Data Centers

Sharpshooting data center power? Check UPS

If you are like many environments in that you are power constrained, you will take any efficiency you can get. In this post Rickatron takes a look at UPS energy efficiency.

Too many times when we design data centers, we monitor power consumption at the device only. This could be from a storage array or a server in many cases. Sometimes we may also check in on the power distribution units (PDUs) that may be in use within a rack as well. But do we look closely enough at our uninterruptable power supplies (UPSs)? Chances are, we may find efficiency there if we have to be constantly mindful of data center power consumption. Recently I read a blog by Troy Miller that got me thinking about this very topic.

The logic here is that if the UPS unit is very efficient, it is possible that the “overhead” associated with the power protection can be reduced. That may be that extra few percent of improvement needed in the power- (and space-) constrained data centers of today.

Now, to set the record straight, all UPS devices are not created equal. There are three main types: VFD (line interactive), VI (standby) and VFI (online double conversion). These types were enumerated recently by APC, leaders in the UPS space. There is a certain amount of competitive tension going around about this topic, and the fact that all devices are not created equal is important.

The VFI type is preferred by many as AC power is received, charges the battery as DC, and then the battery power is converted to AC for the devices to consume. In this way, there is no interruption if there is a power loss because the second stage is untouched from the battery.

In fact, some electronic devices in the data center may require a certain type, such as the VFI. In my experience (albeit quite a while ago), I had a telecom system that required that type of power conversion. The system provided voicemail for my office and for some reason, it was sensitive enough to detect normal power fluctuations if a regular UPS (VFD type) switched from AC to battery. Other sensitive systems may require power conditioning, which I have experience with as well. In fact, I’ve even put power conditioning in front of a UPS unit. That gives very clean and reliable power, yet it requires a high power overhead to do it.

The takeaway is to know the devices in your data center, big or small. It also may be worth implementing high efficiency UPS devices that do VFD for one range of equipment and another group that does VFI for the most critical areas. You can get an additional power efficiency via the UPS if you need it.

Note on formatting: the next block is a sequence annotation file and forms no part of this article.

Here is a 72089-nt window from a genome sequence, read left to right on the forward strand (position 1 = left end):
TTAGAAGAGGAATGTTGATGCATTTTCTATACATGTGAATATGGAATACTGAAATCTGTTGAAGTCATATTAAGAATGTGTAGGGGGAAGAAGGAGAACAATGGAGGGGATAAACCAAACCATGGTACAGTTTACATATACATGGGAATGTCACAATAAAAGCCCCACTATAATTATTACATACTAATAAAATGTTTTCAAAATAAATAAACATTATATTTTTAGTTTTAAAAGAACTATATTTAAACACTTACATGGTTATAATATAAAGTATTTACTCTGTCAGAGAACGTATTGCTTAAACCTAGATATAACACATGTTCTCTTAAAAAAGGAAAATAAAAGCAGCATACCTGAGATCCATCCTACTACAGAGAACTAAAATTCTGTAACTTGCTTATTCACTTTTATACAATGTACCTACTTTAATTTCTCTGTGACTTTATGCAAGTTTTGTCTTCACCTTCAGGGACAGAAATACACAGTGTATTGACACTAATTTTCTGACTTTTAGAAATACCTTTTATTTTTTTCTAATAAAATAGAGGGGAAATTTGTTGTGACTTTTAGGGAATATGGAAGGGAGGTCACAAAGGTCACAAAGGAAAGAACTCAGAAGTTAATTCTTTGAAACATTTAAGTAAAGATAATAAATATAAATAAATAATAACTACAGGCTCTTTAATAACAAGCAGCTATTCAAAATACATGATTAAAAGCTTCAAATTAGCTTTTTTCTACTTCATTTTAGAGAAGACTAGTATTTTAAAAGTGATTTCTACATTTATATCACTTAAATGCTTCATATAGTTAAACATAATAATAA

About

Rick Vanover is a software strategy specialist for Veeam Software, based in Columbus, Ohio. Rick has years of IT experience and focuses on virtualization, Windows-based server administration, and system hardware.

4 comments
techrepublic
techrepublic

The reason VFD (line interactive) UPSs can still upset some connected devices is that until there is an under or over voltage condition, the incoming mains supply is simply fed through to the load. This means that the UPS does not reduce the efficiency of your data center. Unfortunately when an under or over voltage event does occur, big high current relays switch the AC outputs from the incoming mains line to the output transformer which generates a nice clean 50/60Hz AC power signal. The relays can take varying amounts of time to switch over and settle (10-50ms = several mains AC cycles). Therefore your connected hardware must have large enough reservoir capacitors to sustain a steady DC level inside your equipment even in the event of brown-out conditions. The always online double conversion UPSs do not suffer this problem as they are always converting from AC to DC to AC (with the battery in between). As is true with most things in life - you get what you pay for!

b4real
b4real

UPSs may hold a problem yet be hard to see.

albksi
albksi

we had some recent problems with a our power supply system, tried filtering the power through a stabilizer, a ups and a second ups then the PDU on the server rack. However we still have some issues with some of our servers. Could it actually be the UPS solution is wrong or simply the servers faulty. My honest guess is despite the UPS solution power problems may persist, is this true?

techrepublic
techrepublic

Hi Albski, See my post "Line interactivity".